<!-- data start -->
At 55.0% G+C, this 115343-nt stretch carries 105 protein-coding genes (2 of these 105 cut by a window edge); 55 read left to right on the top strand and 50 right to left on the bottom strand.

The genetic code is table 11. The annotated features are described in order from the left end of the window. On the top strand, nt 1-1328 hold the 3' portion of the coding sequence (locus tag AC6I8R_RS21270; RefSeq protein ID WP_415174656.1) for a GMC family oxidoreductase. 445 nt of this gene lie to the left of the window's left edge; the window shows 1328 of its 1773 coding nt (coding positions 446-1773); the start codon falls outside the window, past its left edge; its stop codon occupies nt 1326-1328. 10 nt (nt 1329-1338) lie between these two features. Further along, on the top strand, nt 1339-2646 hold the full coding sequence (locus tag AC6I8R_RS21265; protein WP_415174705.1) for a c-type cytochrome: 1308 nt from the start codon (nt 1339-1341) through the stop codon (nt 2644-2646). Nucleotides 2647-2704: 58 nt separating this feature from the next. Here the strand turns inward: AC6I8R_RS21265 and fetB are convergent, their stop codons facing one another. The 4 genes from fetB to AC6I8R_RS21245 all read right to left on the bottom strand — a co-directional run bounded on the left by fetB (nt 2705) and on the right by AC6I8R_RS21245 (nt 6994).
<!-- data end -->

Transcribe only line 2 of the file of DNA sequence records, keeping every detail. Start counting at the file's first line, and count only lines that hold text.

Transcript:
The genetic code is table 11. The annotated features are described in order from the left end of the window. On the top strand, nt 1-1328 hold the 3' portion of the coding sequence (locus tag AC6I8R_RS21270; RefSeq protein ID WP_415174656.1) for a GMC family oxidoreductase. 445 nt of this gene lie to the left of the window's left edge; the window shows 1328 of its 1773 coding nt (coding positions 446-1773); the start codon falls outside the window, past its left edge; its stop codon occupies nt 1326-1328. 10 nt (nt 1329-1338) lie between these two features. Further along, on the top strand, nt 1339-2646 hold the full coding sequence (locus tag AC6I8R_RS21265; protein WP_415174705.1) for a c-type cytochrome: 1308 nt from the start codon (nt 1339-1341) through the stop codon (nt 2644-2646). Nucleotides 2647-2704: 58 nt separating this feature from the next. Here the strand turns inward: AC6I8R_RS21265 and fetB are convergent, their stop codons facing one another. The 4 genes from fetB to AC6I8R_RS21245 all read right to left on the bottom strand — a co-directional run bounded on the left by fetB (nt 2705) and on the right by AC6I8R_RS21245 (nt 6994).